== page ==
Starting a small business is an exciting venture that can be truly rewarding, but it’s also one that comes with some risk. The Small Business Administration states that about 50 percent of new businesses will fail within the first five years, which means that many of your fellow entrepreneurs didn’t see their new business idea through to success. If you want to avoid being one of them, consider these six reasons why challenges fail.
They don’t know what they are doing
Being a small business owner doesn’t mean you know how to run your business. If you’re reading an Entrepreneur magazine, it means you have an interest in what it takes to start and grow a business. The first step is taking some time to educate yourself on all aspects of starting and running a successful small business. Start by reading books or articles about specific issues like marketing, finance, human resources or operations management.
Too much on their plate
A lot of small businesses grow faster than their founders can handle. This leads to overworking, understaffing and a lack of focus that can kill a business in its infancy. Before launching your business, take a hard look at what you have time for and make sure you hire an assistant or bring on some other resources if you’re stretched too thin. Remember: If it doesn’t move, it doesn’t matter.
Whether you’re selling handmade jewellery, launching a mobile app or trying to start a new tech company, there are some things you can’t control—the economy, your industry and current market trends. But in many cases, what happens to businesses when they fail has much more to do with bad timing than anything else. For instance, if you launch a retail business right before interest rates skyrocket on credit cards (as they did in 2008), your customers might not be able to afford your products and services.
Poor customer service
Customers don’t mind paying more if they know they’re getting good service. Invest in learning customer service skills so you can provide quality care to every customer who walks through your door. Your business will be rewarded with repeat customers and word-of-mouth referrals, both of which are key ingredients for success. Don’t skimp on hiring a professional receptionist either; most customers won’t mind waiting a few minutes while you handle other matters, but no one wants to feel like they aren’t important enough for you to answer their call immediately.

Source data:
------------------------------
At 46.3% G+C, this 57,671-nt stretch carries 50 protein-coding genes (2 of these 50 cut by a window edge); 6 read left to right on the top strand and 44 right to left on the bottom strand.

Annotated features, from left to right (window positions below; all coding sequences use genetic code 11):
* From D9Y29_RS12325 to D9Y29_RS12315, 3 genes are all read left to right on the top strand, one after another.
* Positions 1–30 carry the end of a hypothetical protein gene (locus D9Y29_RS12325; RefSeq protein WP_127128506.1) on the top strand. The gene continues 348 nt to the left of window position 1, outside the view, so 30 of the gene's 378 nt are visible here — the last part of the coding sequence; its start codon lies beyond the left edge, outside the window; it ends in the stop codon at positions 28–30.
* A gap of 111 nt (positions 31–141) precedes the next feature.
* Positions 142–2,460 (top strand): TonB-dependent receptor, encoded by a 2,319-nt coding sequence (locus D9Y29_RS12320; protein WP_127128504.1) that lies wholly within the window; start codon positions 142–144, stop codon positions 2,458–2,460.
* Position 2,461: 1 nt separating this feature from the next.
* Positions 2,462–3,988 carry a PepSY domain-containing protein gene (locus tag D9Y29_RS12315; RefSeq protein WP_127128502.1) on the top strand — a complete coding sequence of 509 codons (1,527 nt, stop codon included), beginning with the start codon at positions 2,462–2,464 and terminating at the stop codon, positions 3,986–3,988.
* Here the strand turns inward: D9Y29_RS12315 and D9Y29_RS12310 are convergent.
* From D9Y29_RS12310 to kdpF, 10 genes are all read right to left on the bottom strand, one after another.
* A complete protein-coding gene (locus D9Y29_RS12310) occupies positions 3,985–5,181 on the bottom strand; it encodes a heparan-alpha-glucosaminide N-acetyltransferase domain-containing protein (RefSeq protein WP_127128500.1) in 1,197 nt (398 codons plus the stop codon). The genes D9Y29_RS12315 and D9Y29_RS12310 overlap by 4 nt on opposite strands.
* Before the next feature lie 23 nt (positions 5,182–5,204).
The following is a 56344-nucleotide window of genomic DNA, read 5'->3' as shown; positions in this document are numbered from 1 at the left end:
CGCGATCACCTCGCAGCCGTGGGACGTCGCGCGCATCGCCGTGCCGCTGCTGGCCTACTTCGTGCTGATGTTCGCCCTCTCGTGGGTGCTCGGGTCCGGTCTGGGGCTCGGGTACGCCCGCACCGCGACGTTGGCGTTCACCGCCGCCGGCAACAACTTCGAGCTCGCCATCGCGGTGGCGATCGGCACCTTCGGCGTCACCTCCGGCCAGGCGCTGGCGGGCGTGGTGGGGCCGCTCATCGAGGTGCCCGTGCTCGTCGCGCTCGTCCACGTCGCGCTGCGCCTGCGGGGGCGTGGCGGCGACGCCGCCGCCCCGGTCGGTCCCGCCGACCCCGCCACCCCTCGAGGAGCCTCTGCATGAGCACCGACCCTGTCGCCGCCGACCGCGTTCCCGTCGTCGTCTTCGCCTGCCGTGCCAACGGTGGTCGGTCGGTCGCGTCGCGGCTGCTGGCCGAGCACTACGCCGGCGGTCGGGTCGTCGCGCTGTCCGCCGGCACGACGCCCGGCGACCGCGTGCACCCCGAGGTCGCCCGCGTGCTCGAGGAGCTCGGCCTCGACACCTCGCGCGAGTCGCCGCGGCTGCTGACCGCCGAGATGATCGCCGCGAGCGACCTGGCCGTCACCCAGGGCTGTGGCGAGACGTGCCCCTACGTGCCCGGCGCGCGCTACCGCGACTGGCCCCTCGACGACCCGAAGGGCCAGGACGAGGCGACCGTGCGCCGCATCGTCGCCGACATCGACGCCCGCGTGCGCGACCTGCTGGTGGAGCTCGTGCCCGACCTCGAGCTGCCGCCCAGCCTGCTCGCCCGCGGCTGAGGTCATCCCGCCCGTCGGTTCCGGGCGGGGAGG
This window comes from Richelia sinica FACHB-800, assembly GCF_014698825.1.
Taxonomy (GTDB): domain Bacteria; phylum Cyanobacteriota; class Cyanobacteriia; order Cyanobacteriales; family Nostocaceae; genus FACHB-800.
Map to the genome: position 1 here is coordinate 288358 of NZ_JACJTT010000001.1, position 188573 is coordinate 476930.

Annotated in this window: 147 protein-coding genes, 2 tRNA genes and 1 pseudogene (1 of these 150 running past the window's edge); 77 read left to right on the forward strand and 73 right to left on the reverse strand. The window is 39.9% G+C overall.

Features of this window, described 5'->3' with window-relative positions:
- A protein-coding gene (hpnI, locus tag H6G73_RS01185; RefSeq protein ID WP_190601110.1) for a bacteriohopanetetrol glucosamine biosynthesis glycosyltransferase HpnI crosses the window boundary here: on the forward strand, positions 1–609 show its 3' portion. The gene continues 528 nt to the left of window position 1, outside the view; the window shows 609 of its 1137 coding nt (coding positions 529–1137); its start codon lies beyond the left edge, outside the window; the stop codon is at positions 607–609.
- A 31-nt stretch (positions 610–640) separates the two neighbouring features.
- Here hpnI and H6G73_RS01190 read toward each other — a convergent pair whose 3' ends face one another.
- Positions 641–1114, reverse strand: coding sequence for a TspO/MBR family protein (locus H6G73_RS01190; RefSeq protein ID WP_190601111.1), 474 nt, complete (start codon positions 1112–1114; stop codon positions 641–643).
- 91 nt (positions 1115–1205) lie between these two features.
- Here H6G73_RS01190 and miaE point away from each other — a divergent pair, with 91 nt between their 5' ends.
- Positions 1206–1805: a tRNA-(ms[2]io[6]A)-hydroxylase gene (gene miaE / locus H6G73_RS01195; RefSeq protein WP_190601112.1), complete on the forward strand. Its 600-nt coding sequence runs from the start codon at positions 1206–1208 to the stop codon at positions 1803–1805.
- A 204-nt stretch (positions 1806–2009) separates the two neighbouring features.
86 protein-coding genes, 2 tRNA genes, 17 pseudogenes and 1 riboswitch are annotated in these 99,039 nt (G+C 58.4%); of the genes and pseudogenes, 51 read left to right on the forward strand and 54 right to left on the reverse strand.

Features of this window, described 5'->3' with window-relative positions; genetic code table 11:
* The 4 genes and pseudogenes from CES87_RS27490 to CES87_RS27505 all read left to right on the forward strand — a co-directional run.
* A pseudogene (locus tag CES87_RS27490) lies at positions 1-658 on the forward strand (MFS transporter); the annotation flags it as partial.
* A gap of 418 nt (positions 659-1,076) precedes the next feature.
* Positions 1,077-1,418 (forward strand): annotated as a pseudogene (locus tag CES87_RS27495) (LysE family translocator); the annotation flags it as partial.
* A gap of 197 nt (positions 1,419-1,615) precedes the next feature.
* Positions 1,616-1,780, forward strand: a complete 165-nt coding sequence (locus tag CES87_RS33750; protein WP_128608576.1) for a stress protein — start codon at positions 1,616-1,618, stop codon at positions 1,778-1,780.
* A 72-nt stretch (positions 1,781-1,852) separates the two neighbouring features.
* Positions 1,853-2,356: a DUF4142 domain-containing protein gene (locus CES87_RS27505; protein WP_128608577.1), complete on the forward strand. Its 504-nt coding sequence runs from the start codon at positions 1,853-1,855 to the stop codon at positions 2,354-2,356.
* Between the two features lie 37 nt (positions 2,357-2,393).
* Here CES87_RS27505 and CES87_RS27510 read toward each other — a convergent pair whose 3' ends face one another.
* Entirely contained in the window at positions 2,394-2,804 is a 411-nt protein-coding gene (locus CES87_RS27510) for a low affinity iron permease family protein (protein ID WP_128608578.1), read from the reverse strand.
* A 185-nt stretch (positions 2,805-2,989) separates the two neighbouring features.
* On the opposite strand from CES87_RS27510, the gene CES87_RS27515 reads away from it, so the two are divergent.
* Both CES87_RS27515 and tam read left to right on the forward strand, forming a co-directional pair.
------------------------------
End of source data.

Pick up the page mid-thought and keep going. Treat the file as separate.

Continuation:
Not Being Realistic
Many business owners overestimate how much demand their product or service will generate. If you want to open a dog bakery, for example, how many people do you think are going to pay $25 for a cupcake? Probably not many—at least not until you spend some time promoting your business and building up a customer base. That’s why it’s so important to think realistically about what your business can produce when it launches.
Hiring the wrong people
Quality employees are essential to your business’s success, and hiring people who don’t fit in with your values or work ethic can be costly. It’s important to hire slowly, carefully vet candidates and check references before you make any commitments.
His experiences working for top brands like Unilever and Samsonite inspired him to write ‘The Rules of Work. Shivank set out to provide non-bullshitty, fact-based career advice that helps millennial workers get more opportunities and grow their careers faster. This blog is where he documents the daily challenges he and his colleagues face. Check him out on OfficeProductivity.org.